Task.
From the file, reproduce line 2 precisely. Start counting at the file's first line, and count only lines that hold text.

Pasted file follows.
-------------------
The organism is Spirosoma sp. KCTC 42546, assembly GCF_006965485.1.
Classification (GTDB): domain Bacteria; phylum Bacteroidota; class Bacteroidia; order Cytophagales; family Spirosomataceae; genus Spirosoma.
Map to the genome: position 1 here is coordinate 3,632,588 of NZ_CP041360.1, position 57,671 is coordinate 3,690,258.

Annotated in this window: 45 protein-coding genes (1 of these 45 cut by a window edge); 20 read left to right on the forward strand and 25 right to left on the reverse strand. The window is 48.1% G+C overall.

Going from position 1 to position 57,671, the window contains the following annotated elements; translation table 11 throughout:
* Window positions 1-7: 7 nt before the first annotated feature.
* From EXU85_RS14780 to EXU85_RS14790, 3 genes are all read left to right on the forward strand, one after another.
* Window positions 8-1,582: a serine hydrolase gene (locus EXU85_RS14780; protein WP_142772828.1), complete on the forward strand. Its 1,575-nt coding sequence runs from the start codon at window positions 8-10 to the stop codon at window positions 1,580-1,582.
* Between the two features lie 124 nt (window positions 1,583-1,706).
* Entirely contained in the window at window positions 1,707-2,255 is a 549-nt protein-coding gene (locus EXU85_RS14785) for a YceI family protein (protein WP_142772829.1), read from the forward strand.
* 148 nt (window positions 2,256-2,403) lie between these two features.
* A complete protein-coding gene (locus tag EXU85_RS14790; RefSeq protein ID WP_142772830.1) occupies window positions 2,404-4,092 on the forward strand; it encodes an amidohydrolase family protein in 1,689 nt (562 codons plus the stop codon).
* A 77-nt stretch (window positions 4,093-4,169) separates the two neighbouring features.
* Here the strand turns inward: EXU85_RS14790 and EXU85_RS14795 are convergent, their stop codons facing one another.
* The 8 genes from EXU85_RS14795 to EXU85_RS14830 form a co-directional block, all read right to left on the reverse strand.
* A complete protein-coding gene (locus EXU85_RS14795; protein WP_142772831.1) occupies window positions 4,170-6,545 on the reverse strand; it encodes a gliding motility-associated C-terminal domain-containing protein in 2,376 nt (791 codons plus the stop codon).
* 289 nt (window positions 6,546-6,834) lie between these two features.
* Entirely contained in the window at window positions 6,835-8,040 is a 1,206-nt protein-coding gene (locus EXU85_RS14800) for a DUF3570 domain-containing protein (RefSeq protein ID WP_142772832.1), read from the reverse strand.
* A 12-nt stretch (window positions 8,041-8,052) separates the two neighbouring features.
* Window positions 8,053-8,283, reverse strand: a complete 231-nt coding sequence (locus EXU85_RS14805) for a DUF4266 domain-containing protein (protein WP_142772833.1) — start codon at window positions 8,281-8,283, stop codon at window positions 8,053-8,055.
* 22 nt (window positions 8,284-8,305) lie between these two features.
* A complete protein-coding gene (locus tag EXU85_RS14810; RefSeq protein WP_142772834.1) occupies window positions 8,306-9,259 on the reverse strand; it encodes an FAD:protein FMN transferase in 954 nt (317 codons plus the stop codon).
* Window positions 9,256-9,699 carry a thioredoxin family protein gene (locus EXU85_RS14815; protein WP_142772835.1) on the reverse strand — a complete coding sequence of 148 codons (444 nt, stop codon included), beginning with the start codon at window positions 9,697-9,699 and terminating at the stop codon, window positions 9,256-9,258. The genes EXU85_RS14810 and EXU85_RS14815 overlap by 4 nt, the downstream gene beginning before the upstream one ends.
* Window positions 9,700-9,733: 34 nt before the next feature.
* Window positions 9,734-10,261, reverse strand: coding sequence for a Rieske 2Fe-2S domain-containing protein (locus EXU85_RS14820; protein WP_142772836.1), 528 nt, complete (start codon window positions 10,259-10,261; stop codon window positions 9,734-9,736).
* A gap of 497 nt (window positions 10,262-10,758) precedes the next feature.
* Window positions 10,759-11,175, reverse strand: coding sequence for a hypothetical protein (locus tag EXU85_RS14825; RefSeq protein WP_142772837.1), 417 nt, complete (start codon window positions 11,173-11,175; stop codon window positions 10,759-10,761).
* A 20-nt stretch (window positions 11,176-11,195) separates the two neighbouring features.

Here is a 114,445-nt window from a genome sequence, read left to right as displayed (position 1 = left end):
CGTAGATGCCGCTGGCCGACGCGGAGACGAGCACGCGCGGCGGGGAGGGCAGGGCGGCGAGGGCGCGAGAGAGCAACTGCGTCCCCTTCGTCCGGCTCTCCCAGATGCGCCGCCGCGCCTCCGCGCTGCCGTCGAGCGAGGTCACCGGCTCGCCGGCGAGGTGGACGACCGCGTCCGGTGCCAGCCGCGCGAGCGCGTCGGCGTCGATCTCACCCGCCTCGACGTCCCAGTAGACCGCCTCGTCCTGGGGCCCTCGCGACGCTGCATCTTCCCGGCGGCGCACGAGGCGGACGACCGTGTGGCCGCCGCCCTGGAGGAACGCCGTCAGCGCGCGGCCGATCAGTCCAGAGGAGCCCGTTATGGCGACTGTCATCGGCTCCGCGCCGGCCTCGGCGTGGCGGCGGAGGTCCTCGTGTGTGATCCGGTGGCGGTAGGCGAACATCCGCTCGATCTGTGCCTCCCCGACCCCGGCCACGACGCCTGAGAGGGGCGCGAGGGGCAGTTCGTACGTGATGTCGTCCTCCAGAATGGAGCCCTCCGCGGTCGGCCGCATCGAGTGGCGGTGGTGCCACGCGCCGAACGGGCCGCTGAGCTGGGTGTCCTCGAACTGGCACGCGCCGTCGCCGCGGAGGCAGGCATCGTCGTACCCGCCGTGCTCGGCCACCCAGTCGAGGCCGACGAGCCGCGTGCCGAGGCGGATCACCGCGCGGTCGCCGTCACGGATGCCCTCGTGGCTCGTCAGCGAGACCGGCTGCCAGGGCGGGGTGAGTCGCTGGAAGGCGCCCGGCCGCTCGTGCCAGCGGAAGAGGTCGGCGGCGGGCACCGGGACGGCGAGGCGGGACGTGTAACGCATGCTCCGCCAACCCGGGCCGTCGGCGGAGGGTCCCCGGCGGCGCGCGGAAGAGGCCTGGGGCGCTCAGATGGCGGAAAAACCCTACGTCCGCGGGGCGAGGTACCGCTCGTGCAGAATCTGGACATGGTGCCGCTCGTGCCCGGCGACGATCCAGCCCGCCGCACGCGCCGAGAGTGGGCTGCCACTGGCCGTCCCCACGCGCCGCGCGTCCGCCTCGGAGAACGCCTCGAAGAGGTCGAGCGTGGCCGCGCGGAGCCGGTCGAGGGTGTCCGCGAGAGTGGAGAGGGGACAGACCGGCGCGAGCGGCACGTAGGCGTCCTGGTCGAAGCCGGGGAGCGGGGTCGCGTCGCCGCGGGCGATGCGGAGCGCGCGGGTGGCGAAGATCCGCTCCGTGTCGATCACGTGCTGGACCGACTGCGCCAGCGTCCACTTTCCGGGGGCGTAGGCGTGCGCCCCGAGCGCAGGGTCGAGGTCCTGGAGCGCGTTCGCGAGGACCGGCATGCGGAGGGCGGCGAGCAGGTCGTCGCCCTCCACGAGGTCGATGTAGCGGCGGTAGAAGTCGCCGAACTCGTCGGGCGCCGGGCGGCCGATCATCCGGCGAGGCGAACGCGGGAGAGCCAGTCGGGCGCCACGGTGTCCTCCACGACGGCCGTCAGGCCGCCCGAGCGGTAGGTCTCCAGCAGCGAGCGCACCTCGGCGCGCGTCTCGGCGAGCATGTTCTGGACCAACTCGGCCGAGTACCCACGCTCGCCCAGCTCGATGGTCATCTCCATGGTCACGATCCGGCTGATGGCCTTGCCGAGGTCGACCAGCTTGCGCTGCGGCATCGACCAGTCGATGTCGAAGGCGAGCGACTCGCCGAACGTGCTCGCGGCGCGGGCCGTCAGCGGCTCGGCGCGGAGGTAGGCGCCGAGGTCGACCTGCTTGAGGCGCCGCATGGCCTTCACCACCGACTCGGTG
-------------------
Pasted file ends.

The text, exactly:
Classification (GTDB): domain Bacteria; phylum Bacteroidota; class Bacteroidia; order Cytophagales; family Spirosomataceae; genus Spirosoma.